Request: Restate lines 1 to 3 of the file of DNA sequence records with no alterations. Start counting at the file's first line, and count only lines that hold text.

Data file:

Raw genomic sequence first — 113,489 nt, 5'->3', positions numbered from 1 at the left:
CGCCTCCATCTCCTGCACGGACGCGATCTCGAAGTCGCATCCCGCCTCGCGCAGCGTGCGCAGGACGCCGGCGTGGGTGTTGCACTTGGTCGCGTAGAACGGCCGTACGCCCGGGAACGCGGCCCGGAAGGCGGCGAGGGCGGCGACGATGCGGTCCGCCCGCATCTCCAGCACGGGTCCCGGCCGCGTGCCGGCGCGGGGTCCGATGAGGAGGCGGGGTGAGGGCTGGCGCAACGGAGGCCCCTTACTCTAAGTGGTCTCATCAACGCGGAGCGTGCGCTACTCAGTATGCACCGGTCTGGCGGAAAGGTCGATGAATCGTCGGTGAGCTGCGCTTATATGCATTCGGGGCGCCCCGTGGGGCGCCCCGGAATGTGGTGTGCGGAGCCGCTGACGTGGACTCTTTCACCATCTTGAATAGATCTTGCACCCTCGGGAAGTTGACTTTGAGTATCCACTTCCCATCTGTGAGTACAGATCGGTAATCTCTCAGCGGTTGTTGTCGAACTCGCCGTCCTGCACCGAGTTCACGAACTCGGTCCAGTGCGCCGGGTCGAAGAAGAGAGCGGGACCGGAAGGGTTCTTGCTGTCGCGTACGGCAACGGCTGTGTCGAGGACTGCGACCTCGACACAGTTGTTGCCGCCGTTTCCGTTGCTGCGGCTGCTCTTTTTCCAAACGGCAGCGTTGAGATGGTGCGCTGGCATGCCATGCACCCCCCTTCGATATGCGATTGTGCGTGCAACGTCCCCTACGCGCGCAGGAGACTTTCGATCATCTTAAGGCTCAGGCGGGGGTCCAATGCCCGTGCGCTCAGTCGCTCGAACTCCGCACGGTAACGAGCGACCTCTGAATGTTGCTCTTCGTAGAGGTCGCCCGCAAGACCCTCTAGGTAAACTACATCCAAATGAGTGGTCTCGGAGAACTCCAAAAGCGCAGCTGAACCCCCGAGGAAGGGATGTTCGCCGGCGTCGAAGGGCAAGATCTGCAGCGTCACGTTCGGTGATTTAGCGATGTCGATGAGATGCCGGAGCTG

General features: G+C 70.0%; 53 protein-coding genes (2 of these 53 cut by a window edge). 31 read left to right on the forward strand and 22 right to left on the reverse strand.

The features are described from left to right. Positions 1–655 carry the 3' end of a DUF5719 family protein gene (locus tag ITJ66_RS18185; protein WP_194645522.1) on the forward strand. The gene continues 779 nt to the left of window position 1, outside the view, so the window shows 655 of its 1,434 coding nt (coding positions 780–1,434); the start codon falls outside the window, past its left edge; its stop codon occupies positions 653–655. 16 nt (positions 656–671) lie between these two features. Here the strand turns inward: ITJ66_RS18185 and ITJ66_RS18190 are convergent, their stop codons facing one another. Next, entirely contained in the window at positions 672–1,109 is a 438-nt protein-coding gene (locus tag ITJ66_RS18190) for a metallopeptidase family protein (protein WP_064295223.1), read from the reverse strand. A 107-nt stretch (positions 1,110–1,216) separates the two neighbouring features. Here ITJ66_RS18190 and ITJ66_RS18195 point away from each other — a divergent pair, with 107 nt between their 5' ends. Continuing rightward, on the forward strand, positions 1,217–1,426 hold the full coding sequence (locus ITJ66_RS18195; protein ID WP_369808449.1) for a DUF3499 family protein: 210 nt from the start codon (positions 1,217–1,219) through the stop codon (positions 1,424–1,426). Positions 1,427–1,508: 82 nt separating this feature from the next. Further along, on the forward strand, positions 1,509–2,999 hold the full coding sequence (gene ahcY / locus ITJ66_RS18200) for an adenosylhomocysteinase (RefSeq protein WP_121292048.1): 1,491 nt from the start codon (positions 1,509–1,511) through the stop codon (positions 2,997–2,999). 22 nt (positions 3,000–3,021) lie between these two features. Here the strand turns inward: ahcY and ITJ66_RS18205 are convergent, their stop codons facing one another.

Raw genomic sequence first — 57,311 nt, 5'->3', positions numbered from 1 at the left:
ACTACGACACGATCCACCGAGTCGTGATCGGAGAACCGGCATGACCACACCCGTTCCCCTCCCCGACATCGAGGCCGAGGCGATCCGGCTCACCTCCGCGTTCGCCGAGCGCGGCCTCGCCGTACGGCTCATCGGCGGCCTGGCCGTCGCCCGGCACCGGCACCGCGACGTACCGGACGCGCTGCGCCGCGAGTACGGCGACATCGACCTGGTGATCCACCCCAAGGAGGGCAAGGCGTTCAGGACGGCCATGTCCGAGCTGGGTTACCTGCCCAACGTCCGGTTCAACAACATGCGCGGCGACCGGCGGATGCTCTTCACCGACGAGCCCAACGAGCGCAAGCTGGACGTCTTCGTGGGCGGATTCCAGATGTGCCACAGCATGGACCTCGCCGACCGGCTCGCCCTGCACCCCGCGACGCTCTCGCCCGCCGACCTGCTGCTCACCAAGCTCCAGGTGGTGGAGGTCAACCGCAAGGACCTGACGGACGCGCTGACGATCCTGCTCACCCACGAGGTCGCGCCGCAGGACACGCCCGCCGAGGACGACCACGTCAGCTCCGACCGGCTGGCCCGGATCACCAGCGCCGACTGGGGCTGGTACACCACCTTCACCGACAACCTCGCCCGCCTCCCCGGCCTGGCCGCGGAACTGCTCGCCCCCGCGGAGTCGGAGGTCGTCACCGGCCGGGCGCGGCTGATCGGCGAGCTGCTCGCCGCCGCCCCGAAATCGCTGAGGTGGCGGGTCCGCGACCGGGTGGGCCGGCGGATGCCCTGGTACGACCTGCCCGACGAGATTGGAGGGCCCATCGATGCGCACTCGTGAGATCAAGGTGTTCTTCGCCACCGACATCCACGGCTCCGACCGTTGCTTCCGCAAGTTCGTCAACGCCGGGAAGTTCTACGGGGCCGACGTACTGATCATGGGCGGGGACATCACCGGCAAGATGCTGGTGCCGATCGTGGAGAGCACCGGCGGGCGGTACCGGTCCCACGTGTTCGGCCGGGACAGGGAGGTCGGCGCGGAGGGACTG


Raw genomic sequence first — 113,489 nt, 5'->3', positions numbered from 1 at the left:
CGCCTCCATCTCCTGCACGGACGCGATCTCGAAGTCGCATCCCGCCTCGCGCAGCGTGCGCAGGACGCCGGCGTGGGTGTTGCACTTGGTCGCGTAGAACGGCCGTACGCCCGGGAACGCGGCCCGGAAGGCGGCGAGGGCGGCGACGATGCGGTCCGCCCGCATCTCCAGCACGGGTCCCGGCCGCGTGCCGGCGCGGGGTCCGATGAGGAGGCGGGGTGAGGGCTGGCGCAACGGAGGCCCCTTACTCTAAGTGGTCTCATCAACGCGGAGCGTGCGCTACTCAGTATGCACCGGTCTGGCGGAAAGGTCGATGAATCGTCGGTGAGCTGCGCTTATATGCATTCGGGGCGCCCCGTGGGGCGCCCCGGAATGTGGTGTGCGGAGCCGCTGACGTGGACTCTTTCACCATCTTGAATAGATCTTGCACCCTCGGGAAGTTGACTTTGAGTATCCACTTCCCATCTGTGAGTACAGATCGGTAATCTCTCAGCGGTTGTTGTCGAACTCGCCGTCCTGCACCGAGTTCACGAACTCGGTCCAGTGCGCCGGGTCGAAGAAGAGAGCGGGACCGGAAGGGTTCTTGCTGTCGCGTACGGCAACGGCTGTGTCGAGGACTGCGACCTCGACACAGTTGTTGCCGCCGTTTCCGTTGCTGCGGCTGCTCTTTTTCCAAACGGCAGCGTTGAGATGGTGCGCTGGCATGCCATGCACCCCCCTTCGATATGCGATTGTGCGTGCAACGTCCCCTACGCGCGCAGGAGACTTTCGATCATCTTAAGGCTCAGGCGGGGGTCCAATGCCCGTGCGCTCAGTCGCTCGAACTCCGCACGGTAACGAGCGACCTCTGAATGTTGCTCTTCGTAGAGGTCGCCCGCAAGACCCTCTAGGTAAACTACATCCAAATGAGTGGTCTCGGAGAACTCCAAAAGCGCAGCTGAACCCCCGAGGAAGGGATGTTCGCCGGCGTCGAAGGGCAAGATCTGCAGCGTCACGTTCGGTGATTTAGCGATGTCGATGAGATGCCGGAGCTG

General features: G+C 70.0%; 53 protein-coding genes (2 of these 53 cut by a window edge). 31 read left to right on the forward strand and 22 right to left on the reverse strand.